Moroccans vote for change; motivation of JCO protests revealed – Amb. Gabriel
By Ambassador Edward M. Gabriel (Washington, DC, Dec. 21, 2011) — The past weekend was the first anniversary of Tunisia’s Jasmine Revolution, which sparked the seismic Arab Spring events that have shaken North Africa and the Middle East for the past year.
A year later, elections in Morocco,Tunisia, and Egypt marked important milestones in the region as people in those countries went to the polls to make change happen through votes, not violence.
In Morocco, the moderate Islamist PJD party – more akin to Europe’s Christian Democrats – won the most seats in Parliament. As called for by the new Constitution, King Mohammed VI appointed PJD leader Abdelilah Benkirane as the new Head of Government. Benkirane has formed a majority coalition that has issued a public commitment to use Parliament’s new powers to promote economic growth, free trade, jobs, and anti-corruption measures while continuing Morocco’s social and political reforms.
Expectations are high and many challenges remain, but it looks like Morocco’s new government is off to a good start. Four out of five Moroccans recently polled expressed confidence in the new leadership team and want to give it a chance. Not surprisingly, Morocco’s peaceful protesters, who garnered much attention before the vote, and some of whom called for a largely unsuccessful election boycott, have seen their numbers dwindle.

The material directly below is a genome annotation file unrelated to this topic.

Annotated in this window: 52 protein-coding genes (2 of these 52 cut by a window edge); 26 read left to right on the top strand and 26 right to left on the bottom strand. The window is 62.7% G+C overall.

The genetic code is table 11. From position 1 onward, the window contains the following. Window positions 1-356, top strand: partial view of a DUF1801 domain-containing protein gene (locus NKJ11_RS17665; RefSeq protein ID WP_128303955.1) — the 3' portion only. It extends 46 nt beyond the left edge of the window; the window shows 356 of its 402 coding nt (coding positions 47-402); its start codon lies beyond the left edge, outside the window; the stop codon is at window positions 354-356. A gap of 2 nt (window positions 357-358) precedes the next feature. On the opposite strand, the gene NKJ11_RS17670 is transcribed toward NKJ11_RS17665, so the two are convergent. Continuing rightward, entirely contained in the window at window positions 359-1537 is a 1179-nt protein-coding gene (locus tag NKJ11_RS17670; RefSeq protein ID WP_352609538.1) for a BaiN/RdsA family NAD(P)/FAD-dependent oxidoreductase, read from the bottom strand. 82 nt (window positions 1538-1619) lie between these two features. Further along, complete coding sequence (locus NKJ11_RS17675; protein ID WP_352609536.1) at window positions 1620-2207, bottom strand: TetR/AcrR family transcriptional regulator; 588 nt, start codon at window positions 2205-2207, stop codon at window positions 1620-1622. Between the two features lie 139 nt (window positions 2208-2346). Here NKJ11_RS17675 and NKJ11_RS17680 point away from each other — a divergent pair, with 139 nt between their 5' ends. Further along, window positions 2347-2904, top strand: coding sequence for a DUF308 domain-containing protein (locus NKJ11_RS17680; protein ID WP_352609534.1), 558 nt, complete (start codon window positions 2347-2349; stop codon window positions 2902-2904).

According to press reports, the not-so-moderate Islamist Justice and Charity (JCO) group is dropping its support for the youth-driven February 20 protest movement because they believe that some of the February 20 leaders do not accept the JCO agenda which challenges the leadership ofMorocco’s popular reform-minded King.
So JCO’s motivation is clear—it was never about “democratic reform” but rather abolition of the monarchy, which is soundly rejected by the vast majority of Moroccans. The JCO is refusing to participate in an open political process that allows for a victory by voters who don’t share its goal of establishing an “Islamic Republic.”
For those remaining February 20 protesters motivated by progressive ideals but skeptical of Morocco’s new Constitution, it’s time to start exercising their citizen rights and responsibilities and become involved in the political process rather than sitting on the sidelines.
Making real change happen takes time and hard work. Elections are just the start, and the heavy lifting comes after exiting the voting booth. That’s a choice every individual must make for themselves. And Moroccans are setting a positive example for the region by moving forward with broad support from across the country.